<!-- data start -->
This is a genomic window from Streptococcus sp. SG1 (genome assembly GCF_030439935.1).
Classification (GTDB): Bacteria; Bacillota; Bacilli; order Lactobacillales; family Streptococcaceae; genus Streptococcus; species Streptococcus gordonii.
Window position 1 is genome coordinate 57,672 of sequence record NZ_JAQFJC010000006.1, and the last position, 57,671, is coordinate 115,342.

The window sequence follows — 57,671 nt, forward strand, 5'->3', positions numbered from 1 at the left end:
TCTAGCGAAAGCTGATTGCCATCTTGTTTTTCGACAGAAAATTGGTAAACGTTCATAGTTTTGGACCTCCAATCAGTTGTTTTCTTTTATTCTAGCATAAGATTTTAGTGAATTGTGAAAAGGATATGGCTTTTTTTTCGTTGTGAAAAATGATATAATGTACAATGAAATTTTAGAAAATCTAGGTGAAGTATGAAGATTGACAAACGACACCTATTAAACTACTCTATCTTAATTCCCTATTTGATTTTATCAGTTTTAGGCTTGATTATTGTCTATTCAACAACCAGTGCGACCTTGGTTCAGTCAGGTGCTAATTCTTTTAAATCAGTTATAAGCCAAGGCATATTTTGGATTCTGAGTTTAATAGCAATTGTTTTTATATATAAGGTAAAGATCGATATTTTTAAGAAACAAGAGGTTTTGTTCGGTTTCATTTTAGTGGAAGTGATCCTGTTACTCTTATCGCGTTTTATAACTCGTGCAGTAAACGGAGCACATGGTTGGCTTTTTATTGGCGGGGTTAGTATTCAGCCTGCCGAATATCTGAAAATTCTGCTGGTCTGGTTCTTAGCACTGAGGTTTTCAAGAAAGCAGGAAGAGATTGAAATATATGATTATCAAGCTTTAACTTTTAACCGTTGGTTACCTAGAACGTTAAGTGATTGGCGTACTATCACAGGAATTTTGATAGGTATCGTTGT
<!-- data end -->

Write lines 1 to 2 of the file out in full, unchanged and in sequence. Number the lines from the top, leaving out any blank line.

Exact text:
This is a genomic window from Streptococcus sp. SG1 (genome assembly GCF_030439935.1).
Classification (GTDB): Bacteria; Bacillota; Bacilli; order Lactobacillales; family Streptococcaceae; genus Streptococcus; species Streptococcus gordonii.